- Gastrointestinal bleeding
A positive fecal occult blood test
ICD-10 K92.2 ICD-9 578.9 DiseasesDB 19317 MedlinePlus 003133 eMedicine radio/301 radio/302 emerg/381 MeSH D006471
Gastrointestinal bleeding or gastrointestinal hemorrhage describes every form of hemorrhage (loss of blood) in the gastrointestinal tract, from the pharynx to the rectum. It has diverse causes, and a medical history, as well as physical examination, generally distinguishes between the main forms. The degree of bleeding can range from nearly undetectable to acute, massive, life-threatening bleeding.
Initial emphasis is on resuscitation by infusion of intravenous fluids and blood transfusion, treatment with proton pump inhibitors and occasionally with vasopressin analogues and tranexamic acid. Upper endoscopy or colonoscopy are generally considered appropriate to identify the source of bleeding and carry out therapeutic interventions.
Gastrointestinal bleeding can range from microscopic bleeding, where the amount of blood is so small that it can only be detected by laboratory testing (in the form of iron deficiency anemia), to massive bleeding where pure blood is passed and hypovolemia and shock may develop, risking death.
The causes of upper GI bleed is different from that for lower GI bleeds.
Gastrointestinal bleeding can be roughly divided into two clinical syndromes.
Upper gastrointestinal bleeding is from a source between the pharynx and the ligament of Treitz. An upper source is characterised by hematemesis (vomiting up blood) and melena (tarry stool containing altered blood).
Lower gastrointestinal bleeding may be indicated by red blood per rectum, especially in the absence of hematemesis. Isolated melena may originate from anywhere between the stomach and the proximal colon.
Diagnosis is often based on direct observation of blood in the stool. This can be confirmed with a fecal occult blood test.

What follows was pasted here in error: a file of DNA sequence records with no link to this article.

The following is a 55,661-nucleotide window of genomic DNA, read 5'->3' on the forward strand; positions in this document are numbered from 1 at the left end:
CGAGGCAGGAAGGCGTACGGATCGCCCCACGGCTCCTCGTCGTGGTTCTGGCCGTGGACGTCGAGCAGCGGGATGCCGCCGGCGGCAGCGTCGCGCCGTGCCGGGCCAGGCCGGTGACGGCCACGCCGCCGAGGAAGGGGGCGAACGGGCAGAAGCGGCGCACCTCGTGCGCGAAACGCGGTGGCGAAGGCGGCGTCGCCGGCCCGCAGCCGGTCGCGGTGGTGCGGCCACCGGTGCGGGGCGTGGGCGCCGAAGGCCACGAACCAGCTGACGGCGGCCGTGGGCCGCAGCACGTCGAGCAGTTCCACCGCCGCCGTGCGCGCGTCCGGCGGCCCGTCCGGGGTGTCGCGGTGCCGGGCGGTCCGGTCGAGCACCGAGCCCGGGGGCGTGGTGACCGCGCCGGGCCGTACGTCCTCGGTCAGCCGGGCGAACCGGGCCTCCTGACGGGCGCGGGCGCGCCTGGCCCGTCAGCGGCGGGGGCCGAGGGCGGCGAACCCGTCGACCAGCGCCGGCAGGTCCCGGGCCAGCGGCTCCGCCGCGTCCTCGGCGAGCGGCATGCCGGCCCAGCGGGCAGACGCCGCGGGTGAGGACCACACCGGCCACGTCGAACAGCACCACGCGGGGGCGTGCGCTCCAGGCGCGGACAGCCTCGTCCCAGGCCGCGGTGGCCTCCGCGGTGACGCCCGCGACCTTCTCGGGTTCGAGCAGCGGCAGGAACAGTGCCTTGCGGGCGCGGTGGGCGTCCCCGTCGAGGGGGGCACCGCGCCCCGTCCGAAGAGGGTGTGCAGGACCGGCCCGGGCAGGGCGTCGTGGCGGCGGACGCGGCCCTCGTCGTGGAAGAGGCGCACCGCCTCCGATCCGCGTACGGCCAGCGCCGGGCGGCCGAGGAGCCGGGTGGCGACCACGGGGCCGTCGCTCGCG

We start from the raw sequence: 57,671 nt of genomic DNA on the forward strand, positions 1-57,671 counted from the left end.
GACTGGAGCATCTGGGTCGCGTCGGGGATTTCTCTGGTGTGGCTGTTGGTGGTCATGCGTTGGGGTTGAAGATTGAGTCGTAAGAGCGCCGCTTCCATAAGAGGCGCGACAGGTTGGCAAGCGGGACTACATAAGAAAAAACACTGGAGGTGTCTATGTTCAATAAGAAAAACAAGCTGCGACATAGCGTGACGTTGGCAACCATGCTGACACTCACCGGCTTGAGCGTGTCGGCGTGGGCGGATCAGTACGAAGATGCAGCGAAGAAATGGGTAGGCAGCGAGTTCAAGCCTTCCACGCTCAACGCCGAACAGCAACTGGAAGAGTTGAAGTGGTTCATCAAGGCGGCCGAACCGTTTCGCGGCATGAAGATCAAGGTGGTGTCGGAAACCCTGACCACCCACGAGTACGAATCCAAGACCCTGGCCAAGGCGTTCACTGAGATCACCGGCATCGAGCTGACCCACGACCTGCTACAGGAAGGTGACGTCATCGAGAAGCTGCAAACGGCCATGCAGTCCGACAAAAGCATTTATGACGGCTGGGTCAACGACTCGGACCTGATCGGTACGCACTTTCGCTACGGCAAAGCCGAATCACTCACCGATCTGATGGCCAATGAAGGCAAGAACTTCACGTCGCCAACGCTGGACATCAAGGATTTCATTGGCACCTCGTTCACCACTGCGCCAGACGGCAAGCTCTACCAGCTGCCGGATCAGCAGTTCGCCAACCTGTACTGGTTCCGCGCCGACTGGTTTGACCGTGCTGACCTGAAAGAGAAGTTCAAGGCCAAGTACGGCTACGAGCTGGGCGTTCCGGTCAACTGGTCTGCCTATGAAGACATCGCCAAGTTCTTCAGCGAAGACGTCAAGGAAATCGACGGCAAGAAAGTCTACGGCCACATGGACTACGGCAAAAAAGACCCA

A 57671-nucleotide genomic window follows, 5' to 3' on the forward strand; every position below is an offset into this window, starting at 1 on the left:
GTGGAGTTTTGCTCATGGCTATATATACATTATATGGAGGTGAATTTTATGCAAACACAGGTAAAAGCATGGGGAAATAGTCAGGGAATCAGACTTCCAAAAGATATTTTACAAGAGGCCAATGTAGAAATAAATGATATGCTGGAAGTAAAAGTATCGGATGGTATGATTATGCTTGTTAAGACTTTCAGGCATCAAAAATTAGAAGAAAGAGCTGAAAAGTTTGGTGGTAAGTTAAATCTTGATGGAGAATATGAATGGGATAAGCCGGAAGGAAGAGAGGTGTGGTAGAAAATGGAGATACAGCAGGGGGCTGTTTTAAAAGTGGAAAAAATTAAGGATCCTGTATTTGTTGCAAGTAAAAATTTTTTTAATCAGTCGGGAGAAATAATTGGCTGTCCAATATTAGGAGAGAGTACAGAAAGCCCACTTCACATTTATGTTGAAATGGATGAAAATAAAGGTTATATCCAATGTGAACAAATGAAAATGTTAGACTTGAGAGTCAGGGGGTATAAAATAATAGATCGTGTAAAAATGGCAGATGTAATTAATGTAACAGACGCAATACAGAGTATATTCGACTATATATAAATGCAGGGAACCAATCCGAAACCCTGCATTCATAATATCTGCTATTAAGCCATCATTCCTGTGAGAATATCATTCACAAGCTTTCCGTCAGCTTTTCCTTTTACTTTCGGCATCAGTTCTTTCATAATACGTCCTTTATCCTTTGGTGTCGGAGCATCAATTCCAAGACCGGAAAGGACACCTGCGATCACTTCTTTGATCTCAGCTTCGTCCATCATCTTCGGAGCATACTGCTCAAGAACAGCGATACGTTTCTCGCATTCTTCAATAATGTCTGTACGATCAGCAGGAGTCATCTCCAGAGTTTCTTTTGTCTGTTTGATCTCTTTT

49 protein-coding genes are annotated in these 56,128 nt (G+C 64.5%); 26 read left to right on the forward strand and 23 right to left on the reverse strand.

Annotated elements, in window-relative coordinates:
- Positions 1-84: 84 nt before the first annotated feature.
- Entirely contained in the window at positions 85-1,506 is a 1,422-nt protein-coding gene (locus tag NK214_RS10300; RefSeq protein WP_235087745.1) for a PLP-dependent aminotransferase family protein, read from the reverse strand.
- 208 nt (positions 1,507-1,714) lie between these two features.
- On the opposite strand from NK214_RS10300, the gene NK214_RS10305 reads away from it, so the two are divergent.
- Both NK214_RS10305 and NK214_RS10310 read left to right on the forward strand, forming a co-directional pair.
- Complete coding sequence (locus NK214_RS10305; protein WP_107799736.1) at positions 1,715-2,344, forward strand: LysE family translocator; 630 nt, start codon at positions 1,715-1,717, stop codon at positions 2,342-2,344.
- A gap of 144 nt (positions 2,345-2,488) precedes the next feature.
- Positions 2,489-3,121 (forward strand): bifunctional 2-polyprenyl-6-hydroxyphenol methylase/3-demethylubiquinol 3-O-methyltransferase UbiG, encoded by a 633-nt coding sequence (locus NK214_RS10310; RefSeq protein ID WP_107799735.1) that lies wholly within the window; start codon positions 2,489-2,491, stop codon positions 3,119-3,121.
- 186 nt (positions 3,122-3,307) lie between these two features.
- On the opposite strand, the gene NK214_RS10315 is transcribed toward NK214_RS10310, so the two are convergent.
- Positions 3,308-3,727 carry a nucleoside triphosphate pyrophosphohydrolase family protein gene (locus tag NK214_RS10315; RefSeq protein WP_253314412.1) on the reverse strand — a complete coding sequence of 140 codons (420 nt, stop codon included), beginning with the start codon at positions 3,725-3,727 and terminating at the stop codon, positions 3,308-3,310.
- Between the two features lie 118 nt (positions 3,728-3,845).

Initial focus in any patient with a form of gastrointestinal hemorrhage is on resuscitation, as any further intervention is precluded by the presence of intravascular depletion or shock.
- Fluid resuscitation: intravenous fluids and blood transfusion may be administered.
- Acid suppression: in an upper GI source, proton pump inhibitors reduce gastric acid production and enhance healing of bleeding lesions.
- Inhibition of fibrinolysis: in ongoing bleeding, tranexamic acid reduces fibrinolysis and may decrease blood product requirements.
- Correction of coagulopathy: if coagulation parameters (e.g. prothrombin time) are deranged, vitamin K or fresh frozen plasma may need to be administered.
- Reduction of portal pressure: if the bleeding is thought to be due to esophageal varices (a complication of cirrhosis of the liver), vasopressin analogues and rarely octreotide may be administered. Rarely, a Sengstaken-Blakemore tube or Minnesota tube may be inserted to mechanically compress varices.
- Urgent endoscopy: if the bleeding cannot be managed medically an urgent esophagogastroduodenoscopy (EGD/OGD) may identify sources of bleeding. This is a high-risk procedure best performed under safe circumstances in the intensive care unit or operating theatres.
- Surgical intervention: in extreme cases of bleeding, laparotomy may be required to identify the bleeding source.
After adequate stabilization, endoscopy (upper endoscopy and/or colonoscopy) are used to identify the source of bleeding. Injection, sclerotherapy, electrocoagulation, vascular clipping and biopsy may be performed.
- Ghosh S, Watts D, Kinnear M. Management of gastrointestinal haemorrhage. Postgrad Med J 2002;78:4-14. PMID 11796865.
Pathology: hemodynamics Decreases Increasesgeneral Bruise/Hematoma: Petechia · Purpura · Ecchymosis
regional: head (Epistaxis, Hemoptysis, Intracranial hemorrhage, Hyphema, Subconjunctival hemorrhage) · torso (Hemothorax, Hemopericardium, Pulmonary hematoma) · abdomen (Gastrointestinal bleeding, Haemobilia, Hemoperitoneum, Hematocele, Hematosalpinx ) · joint (Hemarthrosis)Other
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